Now, I'm still not quite sure how this story is going to move forward now. I've suggested in the past that a handicap match with Punk facing Heyman and Axel could be a interesting concept especially if Axel's Intercontinental Championship is on the line. However, after pay-per-view matches with Brock Lesnar, Chris Jericho, The Undertaker and The Rock over the last six months, it would definitely feel like a bit of a comedown for Punk. It could work, but would have to be booked incredibly well for it not to end up getting lost in the shuffle at Night of Champions. Punk certainly needs a good couple of wins in the next few pay-per-views to build himself up again, and I could see this Heyman and Punk story running for a few more months yet, with a possible conclusion at Survivor Series in November, of course in a Traditional Survivor Series match seeming like a very fitting way to end this family feud.
John Cena's WWE Future
Raw kicked off this week, with John Cena coming out to discuss his match with Daniel Bryan at SummerSlam. And after that show Cena was probably the last person most people expected to start the show. Now despite being confused about whether he is from Massachusetts or the deep south, Cena delivered a strong promo, putting over Daniel Bryan strong. Now whilst certain sections of the wrestling communinity do not respect John Cena, there is no denying that Cena is still WWE's top star, and has a loyal fanbase, therefore putting over Bryan so strongly is a very big thing for Bryan, especially after going over clean at SummerSlam. Cena also did a good job of running down the actions of Triple H and Randy Orton, saying how disgusted he was at their actions.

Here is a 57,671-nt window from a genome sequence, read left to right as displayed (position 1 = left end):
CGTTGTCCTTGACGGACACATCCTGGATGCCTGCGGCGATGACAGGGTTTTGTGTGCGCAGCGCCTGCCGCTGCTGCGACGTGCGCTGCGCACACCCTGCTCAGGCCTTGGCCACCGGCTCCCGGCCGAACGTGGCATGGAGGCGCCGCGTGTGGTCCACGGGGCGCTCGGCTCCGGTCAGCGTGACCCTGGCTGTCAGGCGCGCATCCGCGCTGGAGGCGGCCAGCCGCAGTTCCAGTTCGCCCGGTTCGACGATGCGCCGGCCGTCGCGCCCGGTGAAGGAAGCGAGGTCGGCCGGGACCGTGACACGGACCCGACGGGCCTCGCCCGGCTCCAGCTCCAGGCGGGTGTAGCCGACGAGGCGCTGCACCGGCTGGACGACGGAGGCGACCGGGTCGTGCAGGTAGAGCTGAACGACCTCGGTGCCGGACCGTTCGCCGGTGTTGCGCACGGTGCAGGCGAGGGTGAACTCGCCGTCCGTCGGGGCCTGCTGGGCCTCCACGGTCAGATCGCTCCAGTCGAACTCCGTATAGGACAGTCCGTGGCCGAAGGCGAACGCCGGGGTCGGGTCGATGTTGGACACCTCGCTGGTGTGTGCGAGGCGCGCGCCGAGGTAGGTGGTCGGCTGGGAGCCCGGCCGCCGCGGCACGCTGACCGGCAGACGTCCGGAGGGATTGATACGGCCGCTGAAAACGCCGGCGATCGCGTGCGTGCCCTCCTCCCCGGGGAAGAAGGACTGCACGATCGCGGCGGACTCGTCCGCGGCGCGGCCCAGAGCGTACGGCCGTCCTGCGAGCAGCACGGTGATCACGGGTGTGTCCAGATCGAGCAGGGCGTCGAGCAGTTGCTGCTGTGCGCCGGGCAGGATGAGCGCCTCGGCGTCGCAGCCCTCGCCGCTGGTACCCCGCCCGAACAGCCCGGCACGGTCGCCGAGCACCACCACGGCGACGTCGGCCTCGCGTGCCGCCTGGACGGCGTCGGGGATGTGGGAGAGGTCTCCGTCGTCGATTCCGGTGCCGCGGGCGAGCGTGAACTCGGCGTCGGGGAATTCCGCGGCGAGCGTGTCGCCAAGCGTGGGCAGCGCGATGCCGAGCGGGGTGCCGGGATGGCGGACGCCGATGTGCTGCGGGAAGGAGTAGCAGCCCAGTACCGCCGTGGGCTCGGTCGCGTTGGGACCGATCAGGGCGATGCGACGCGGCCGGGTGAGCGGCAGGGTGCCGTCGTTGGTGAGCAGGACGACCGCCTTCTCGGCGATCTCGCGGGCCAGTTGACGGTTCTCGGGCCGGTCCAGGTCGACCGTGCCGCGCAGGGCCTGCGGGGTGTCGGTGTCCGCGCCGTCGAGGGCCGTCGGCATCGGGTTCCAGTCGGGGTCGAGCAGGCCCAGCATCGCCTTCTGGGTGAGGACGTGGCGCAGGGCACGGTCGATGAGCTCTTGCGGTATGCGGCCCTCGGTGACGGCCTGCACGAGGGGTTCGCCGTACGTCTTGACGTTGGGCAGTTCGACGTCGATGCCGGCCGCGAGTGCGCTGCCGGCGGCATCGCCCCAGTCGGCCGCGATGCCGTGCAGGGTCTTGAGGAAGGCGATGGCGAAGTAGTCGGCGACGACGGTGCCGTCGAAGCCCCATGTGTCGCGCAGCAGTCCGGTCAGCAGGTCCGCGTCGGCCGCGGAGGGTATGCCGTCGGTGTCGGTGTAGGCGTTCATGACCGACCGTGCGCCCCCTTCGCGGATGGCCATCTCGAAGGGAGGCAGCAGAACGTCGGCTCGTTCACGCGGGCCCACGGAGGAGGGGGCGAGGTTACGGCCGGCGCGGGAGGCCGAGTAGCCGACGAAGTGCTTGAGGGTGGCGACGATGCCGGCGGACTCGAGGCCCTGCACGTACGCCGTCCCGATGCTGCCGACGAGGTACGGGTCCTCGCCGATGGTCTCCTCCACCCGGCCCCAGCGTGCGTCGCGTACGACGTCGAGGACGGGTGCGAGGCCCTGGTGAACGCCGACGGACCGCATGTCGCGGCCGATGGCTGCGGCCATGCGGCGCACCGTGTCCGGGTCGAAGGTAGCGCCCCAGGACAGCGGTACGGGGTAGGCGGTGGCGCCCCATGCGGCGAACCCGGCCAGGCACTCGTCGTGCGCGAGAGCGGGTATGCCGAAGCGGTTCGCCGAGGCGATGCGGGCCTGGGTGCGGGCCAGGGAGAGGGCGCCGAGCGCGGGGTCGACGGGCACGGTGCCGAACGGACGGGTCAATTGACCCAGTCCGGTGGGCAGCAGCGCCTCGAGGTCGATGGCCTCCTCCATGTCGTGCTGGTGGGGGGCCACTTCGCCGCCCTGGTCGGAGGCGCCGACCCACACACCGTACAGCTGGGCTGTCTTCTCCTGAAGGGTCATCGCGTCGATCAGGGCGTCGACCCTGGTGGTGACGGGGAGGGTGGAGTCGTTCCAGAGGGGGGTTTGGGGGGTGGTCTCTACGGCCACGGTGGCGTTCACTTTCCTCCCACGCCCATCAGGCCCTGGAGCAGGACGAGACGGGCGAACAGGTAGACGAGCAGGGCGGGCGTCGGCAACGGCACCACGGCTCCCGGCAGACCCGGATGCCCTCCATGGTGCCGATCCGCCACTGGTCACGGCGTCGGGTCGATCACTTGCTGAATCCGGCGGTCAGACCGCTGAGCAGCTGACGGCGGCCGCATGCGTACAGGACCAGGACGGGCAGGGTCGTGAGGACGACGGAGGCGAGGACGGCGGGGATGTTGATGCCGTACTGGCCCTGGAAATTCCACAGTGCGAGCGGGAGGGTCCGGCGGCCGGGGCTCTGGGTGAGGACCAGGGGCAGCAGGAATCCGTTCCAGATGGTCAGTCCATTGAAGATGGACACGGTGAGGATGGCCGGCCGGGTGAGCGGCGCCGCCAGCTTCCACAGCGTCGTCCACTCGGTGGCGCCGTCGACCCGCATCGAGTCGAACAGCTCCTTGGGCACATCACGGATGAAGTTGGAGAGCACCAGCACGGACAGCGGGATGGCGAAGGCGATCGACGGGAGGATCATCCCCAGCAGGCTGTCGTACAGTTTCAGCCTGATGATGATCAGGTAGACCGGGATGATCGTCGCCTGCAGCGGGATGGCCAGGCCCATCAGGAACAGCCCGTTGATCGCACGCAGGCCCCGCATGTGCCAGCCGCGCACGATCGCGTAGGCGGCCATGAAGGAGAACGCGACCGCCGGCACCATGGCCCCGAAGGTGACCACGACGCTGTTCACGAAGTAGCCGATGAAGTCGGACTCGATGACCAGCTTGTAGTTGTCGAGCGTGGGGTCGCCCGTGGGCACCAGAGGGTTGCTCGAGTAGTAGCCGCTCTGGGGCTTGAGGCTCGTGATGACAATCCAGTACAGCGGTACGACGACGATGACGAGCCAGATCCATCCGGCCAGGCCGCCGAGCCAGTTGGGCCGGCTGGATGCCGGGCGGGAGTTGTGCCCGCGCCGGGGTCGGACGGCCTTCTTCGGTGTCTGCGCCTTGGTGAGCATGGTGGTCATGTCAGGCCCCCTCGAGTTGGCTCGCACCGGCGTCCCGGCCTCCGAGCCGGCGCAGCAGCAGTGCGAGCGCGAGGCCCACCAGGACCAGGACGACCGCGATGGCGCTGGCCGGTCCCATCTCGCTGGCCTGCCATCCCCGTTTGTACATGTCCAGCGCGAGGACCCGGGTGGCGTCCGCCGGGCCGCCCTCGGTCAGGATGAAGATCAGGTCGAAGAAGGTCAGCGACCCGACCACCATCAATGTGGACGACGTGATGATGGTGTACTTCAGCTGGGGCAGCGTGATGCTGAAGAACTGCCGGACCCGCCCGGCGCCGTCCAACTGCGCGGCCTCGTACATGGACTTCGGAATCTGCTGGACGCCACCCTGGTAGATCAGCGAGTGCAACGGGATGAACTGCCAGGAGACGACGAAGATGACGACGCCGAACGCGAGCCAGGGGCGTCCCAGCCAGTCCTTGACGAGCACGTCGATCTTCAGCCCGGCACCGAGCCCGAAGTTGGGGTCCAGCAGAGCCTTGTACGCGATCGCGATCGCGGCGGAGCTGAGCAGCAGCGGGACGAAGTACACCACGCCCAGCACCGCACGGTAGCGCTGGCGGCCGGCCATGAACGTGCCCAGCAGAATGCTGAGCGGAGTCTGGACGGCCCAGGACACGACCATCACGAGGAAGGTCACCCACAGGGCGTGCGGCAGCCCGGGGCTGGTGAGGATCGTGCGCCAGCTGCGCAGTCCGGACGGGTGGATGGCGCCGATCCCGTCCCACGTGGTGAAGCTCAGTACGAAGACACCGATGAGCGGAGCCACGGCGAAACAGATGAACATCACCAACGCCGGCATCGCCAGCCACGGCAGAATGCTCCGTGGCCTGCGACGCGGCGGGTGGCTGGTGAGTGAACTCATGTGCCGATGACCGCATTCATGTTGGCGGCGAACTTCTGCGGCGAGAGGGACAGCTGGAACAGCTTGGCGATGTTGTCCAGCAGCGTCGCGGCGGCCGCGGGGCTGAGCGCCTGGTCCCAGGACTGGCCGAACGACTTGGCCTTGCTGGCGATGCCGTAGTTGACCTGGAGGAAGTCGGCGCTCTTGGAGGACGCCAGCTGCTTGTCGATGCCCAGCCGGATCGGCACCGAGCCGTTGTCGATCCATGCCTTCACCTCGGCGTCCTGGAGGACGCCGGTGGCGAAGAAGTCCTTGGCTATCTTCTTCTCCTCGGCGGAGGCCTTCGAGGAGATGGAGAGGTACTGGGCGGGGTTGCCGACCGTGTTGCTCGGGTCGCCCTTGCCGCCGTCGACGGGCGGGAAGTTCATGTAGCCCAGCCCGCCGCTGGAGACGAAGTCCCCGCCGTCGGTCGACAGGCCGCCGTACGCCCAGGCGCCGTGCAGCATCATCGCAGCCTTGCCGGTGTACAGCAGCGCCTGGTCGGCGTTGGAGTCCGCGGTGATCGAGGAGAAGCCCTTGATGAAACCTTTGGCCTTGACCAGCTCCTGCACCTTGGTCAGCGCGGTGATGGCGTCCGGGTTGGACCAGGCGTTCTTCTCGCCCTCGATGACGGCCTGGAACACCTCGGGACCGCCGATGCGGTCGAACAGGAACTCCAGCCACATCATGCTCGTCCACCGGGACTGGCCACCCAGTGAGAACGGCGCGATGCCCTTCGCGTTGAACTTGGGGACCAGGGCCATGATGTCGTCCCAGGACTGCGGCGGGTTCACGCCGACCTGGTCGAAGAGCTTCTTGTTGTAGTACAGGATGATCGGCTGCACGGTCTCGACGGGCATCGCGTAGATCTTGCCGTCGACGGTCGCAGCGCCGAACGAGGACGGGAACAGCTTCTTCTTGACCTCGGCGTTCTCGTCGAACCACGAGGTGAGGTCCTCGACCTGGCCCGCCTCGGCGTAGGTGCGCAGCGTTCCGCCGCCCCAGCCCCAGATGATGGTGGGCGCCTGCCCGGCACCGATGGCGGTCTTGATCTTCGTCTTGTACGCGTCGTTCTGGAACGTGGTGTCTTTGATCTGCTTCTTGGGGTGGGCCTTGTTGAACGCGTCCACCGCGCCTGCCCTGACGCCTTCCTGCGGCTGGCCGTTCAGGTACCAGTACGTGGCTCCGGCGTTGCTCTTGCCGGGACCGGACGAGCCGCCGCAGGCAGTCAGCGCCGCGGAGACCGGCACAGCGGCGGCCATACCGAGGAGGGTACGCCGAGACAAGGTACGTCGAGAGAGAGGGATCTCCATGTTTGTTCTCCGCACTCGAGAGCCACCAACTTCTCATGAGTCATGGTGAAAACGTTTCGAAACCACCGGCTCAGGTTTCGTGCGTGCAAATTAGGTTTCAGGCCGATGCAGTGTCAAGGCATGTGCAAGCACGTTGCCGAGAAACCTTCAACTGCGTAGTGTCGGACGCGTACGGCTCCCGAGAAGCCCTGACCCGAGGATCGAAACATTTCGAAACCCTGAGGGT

Cena went onto to announce that he would be leaving the WWE to have surgery on a torn bicep, and would be out for at least four months. Cena said that the injury wasn't an excuse for him losing, which is probably why WWE went for a pinfall finish rather than Bryan taking advantage of Cena's injured elbow. Cena certainly seemed like he didn't want to leave for four minutes, let alone four months, and it was this serious tone that really helped me feel sorry for Cena here, for the first time in a long time. We're used to seeing the smiling goofy Cena, but when he goes serious, albeit because of a very real situation, he is one of the best on that microphone and certainly deserves more praise for the work he does.
With Cena bringing out Daniel Bryan before exiting the ring, it certainly felt like change was a foot in the WWE. For the last year and half, we've been faced with the “Worst Year of Cena's Life” storyline, that developed into Cena's subsequent redemption at WrestleMania, and then unfortunately fizzled out with disapointing feuds with Ryback and Mark Henry. We now seem to be entering a new chapter in WWE, and Cena stepping away from the screen for a while will certainly help this begin to develop. Daniel Bryan seems to be being position as the top face of the show for the time being at least, opposite Randy Orton and the McMahon family and it's difficult to have seen this being allowed to play out, with Cena still around.
So, what next for John Cena? Well with Cena's return looking to land between Survivor Series and Royal Rumble, Cena will certainly have enough time to build to credible WrestleMania match against a big name opponent, who that opponent will be is yet to be seen. You'd expect Cena would come back in opposition to the McMahon family, although hopefully sometime after Daniel Bryan has gained retrubition, it would certainly leave a bad taste in the mouth if Cena came back to beat Randy Orton for the WWE Championship. I quite like the idea of Cena returning in the Royal Rumble match, similar to his 2008 win, only to be thwarted by his future WrestleMania opponent. I'm struggling to see where Cena fits into the new look WWE, unless WWE does the impossible and has Cena join forces with The McMahons and finally turn heel (I'll eat my hat if this happens)
Best of the Rest (In The World)